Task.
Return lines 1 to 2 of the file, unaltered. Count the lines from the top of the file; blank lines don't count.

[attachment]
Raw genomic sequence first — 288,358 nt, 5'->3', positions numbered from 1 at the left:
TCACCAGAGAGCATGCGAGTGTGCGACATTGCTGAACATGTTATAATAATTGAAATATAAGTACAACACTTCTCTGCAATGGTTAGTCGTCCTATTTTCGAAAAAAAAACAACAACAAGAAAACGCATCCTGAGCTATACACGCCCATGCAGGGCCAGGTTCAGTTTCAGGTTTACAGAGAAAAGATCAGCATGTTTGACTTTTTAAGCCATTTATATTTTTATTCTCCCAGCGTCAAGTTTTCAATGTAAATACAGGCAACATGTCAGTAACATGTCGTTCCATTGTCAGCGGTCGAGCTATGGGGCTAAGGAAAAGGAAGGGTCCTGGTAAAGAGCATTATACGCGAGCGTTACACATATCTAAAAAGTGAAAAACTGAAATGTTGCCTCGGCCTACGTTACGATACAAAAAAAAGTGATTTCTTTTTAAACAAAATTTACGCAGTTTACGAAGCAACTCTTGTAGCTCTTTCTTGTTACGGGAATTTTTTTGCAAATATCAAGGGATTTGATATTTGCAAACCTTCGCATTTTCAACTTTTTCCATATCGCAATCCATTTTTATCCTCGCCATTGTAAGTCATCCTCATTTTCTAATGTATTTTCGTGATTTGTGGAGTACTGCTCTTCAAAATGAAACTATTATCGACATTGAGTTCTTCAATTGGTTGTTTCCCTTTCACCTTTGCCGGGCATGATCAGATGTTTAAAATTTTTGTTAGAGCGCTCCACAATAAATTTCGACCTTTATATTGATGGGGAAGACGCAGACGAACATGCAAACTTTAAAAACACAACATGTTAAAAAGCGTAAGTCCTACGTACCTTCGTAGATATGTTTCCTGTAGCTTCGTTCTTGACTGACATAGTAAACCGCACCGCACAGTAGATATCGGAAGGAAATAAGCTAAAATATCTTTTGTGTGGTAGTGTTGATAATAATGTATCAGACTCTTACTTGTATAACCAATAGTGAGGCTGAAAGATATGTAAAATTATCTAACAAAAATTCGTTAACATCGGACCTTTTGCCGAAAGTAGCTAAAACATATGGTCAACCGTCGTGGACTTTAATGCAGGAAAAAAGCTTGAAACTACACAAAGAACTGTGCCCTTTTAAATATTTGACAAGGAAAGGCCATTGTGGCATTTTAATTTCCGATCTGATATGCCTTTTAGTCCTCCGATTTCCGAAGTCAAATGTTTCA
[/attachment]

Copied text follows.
Raw genomic sequence first — 288,358 nt, 5'->3', positions numbered from 1 at the left:
TCACCAGAGAGCATGCGAGTGTGCGACATTGCTGAACATGTTATAATAATTGAAATATAAGTACAACACTTCTCTGCAATGGTTAGTCGTCCTATTTTCGAAAAAAAAACAACAACAAGAAAACGCATCCTGAGCTATACACGCCCATGCAGGGCCAGGTTCAGTTTCAGGTTTACAGAGAAAAGATCAGCATGTTTGACTTTTTAAGCCATTTATATTTTTATTCTCCCAGCGTCAAGTTTTCAATGTAAATACAGGCAACATGTCAGTAACATGTCGTTCCATTGTCAGCGGTCGAGCTATGGGGCTAAGGAAAAGGAAGGGTCCTGGTAAAGAGCATTATACGCGAGCGTTACACATATCTAAAAAGTGAAAAACTGAAATGTTGCCTCGGCCTACGTTACGATACAAAAAAAAGTGATTTCTTTTTAAACAAAATTTACGCAGTTTACGAAGCAACTCTTGTAGCTCTTTCTTGTTACGGGAATTTTTTTGCAAATATCAAGGGATTTGATATTTGCAAACCTTCGCATTTTCAACTTTTTCCATATCGCAATCCATTTTTATCCTCGCCATTGTAAGTCATCCTCATTTTCTAATGTATTTTCGTGATTTGTGGAGTACTGCTCTTCAAAATGAAACTATTATCGACATTGAGTTCTTCAATTGGTTGTTTCCCTTTCACCTTTGCCGGGCATGATCAGATGTTTAAAATTTTTGTTAGAGCGCTCCACAATAAATTTCGACCTTTATATTGATGGGGAAGACGCAGACGAACATGCAAACTTTAAAAACACAACATGTTAAAAAGCGTAAGTCCTACGTACCTTCGTAGATATGTTTCCTGTAGCTTCGTTCTTGACTGACATAGTAAACCGCACCGCACAGTAGATATCGGAAGGAAATAAGCTAAAATATCTTTTGTGTGGTAGTGTTGATAATAATGTATCAGACTCTTACTTGTATAACCAATAGTGAGGCTGAAAGATATGTAAAATTATCTAACAAAAATTCGTTAACATCGGACCTTTTGCCGAAAGTAGCTAAAACATATGGTCAACCGTCGTGGACTTTAATGCAGGAAAAAAGCTTGAAACTACACAAAGAACTGTGCCCTTTTAAATATTTGACAAGGAAAGGCCATTGTGGCATTTTAATTTCCGATCTGATATGCCTTTTAGTCCTCCGATTTCCGAAGTCAAATGTTTCA